…and so are bookstores. As long as readers want printed books, shopping in the sanctum of a bookstore—the experience of curated discovery in a storeful of books, uniquely organized by staff who are passionate and knowledgeable about the books and authors they are selling—will continue to be powerful. Both chains and independent stores will endure based on selection, display, community-centeredness, and personality.
New marketing skills will become essential. Book marketing has always involved influencing established media and retail gatekeepers, and those relationships and skills continue to be essential. An interlocking set of skills, for reaching the world congregating ever more massively online, has grown equally necessary. Trending topics blow up fast, and our ability to speedily join and influence social media conversations will become even more crucial. In a world where top-selling books are driven by TikTok videos, publishers will develop new and constantly evolving skillsets. And the accumulation of data about reader’s desires, affinities, preferences, and habits will inform skills and tactics for marketing particular books to particular readers at particular moments, across entire front- and backlists, beyond publishers’ traditional new-title mindset.
Important work on diversity, equity, and inclusion will continue. The painful and necessary reckoning about race that publishers began during the summer of 2020 has had some tangible early results. Publishers have stated the ethical, creative, and business need for change, and have acknowledged that the efforts they’d made in years past to employ and retain more people from underrepresented backgrounds were not successful. There is a genuine commitment to acquiring more books by traditionally underrepresented writers and investing in multicultural marketing strategies to reach a broader diversity of readers. We should expect publishers to hold themselves accountable by prioritizing these essential initiatives in order to achieve measurable results for employees and for readers.
Publishing houses will spread out. There was a time when major publishers needed to be in New York—home of their corporate parents, the media outlets they rely on for publicity and marketing, and the literary agents who represent the writers they work with. As technology has made it possible to create and nurture relationships with less in-person connection, publishers recognize that in theory they could be anywhere. In practice, they are likely to keep New York headquarters but to open hubs and smaller offices elsewhere. As employers try out hybrid work arrangements with employees in offices a few days a week, publishers will look for lower overhead, increased racial and ethnic diversity, connection with regional literary and cultural scenes, and bringing more varied worldviews and life experiences into their work community. This decentralization will come with serious issues including how to establish connections, inculcate culture, and foster career advancement, and it will take significant work to keep the strong identities and sense of mission that publishers prize.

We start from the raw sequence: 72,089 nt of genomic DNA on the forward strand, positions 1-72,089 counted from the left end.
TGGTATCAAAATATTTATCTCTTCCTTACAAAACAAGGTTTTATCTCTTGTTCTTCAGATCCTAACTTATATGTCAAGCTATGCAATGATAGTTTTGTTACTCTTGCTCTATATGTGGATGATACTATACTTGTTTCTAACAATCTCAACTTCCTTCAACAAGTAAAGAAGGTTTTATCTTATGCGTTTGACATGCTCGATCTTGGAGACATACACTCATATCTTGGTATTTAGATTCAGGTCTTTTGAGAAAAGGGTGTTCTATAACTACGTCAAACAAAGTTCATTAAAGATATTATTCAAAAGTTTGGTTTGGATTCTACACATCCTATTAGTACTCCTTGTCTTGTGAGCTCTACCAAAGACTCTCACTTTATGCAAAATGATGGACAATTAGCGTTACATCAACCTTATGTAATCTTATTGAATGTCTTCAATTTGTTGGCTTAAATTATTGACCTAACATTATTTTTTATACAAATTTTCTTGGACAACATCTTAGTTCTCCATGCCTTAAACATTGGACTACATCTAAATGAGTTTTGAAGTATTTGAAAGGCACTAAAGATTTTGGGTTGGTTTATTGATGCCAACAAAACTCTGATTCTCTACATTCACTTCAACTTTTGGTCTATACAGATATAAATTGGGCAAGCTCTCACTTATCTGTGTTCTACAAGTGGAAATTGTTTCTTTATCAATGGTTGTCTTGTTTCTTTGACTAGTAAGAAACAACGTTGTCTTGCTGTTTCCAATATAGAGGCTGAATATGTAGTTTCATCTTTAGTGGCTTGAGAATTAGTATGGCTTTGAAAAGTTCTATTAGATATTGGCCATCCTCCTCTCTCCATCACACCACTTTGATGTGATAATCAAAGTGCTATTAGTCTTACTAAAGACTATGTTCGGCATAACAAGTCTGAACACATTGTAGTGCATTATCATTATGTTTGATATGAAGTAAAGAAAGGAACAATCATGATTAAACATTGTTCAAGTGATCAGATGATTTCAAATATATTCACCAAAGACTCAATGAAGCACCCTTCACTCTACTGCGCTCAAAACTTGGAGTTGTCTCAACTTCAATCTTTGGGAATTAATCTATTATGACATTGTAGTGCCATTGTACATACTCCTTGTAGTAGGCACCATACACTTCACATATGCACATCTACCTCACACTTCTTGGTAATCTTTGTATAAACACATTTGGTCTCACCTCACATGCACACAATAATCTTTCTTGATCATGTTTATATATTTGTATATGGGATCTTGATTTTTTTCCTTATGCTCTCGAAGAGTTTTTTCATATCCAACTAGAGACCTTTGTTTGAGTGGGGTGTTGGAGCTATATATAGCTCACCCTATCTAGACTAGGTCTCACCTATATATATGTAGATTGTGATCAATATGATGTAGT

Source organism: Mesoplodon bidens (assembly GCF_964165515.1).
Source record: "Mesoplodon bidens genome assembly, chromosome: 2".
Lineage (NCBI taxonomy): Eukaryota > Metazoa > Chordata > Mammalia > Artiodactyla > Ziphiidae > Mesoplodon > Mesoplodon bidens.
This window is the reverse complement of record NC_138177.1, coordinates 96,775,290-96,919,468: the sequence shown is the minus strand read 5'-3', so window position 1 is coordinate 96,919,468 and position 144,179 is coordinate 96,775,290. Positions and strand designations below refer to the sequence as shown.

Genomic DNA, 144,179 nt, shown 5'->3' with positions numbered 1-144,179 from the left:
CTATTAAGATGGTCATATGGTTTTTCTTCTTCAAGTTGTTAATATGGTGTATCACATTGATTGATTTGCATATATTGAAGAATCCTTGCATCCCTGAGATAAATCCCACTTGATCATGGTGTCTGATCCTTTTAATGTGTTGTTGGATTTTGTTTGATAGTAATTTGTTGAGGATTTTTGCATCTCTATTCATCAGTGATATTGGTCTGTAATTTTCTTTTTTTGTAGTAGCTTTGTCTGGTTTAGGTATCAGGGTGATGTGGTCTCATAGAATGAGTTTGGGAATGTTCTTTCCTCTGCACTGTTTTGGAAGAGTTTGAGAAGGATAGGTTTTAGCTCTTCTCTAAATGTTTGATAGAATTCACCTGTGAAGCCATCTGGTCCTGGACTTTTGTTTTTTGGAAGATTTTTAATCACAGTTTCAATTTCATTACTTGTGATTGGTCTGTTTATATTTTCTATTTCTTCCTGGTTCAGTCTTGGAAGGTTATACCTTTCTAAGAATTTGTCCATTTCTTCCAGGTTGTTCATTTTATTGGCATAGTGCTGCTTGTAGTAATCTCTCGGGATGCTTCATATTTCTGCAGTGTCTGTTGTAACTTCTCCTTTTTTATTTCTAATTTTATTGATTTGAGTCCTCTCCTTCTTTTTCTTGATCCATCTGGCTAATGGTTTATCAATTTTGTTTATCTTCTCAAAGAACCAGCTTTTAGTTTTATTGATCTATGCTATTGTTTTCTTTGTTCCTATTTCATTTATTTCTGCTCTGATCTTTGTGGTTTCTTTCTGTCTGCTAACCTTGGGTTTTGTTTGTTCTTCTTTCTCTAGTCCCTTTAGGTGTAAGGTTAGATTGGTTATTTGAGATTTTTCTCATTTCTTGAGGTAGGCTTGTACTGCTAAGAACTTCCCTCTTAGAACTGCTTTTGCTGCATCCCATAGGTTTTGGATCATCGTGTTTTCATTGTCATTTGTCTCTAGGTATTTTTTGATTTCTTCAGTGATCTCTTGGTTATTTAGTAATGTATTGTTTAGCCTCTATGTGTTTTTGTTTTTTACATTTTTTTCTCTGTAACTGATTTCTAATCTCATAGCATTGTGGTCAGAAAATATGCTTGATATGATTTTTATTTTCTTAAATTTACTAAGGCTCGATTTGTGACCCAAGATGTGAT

Publishers will listen more and communicate more. For centuries, publishers have benefited from a stream of entry-level employees willing to put in years working long hours for relatively low pay, for the pleasure of working with writers and among book-loving colleagues. As expectations have changed and social media offers every employee a microphone, publishers are hearing more loudly than ever how their employees feel about their jobs, work/life balance, career development, the company’s position on social and environmental issues, its commitment to diversity, and much more. Publishers will listen more and communicate more, making the company’s ethics and business goals more public, and work harder to make sure that the talented people who choose to work in publishing find it a place they want to stay and grow.
I don’t mean, in this optimistic prognostication, to ignore that there are major concerns confronting our industry: the relentless, escalating assault on copyright waged by well-funded representatives of the major technology companies, new state laws aiming to regulate e-book sales to libraries, the printing and supply-chain bottlenecks confounding publishers for the past several years. Our business, like our world, grows more complex each year, and the questions before us are ever more sophisticated ones. But my optimism holds. The partnership between writers and publishers is profound and essential, and I feel certain that it is more than strong enough to support a rewarding future together.
A version of this article appeared in the 12/13/2021 issue of Publishers Weekly under the headline: Michael Pietsch Looks at Publishing’s (Near) Future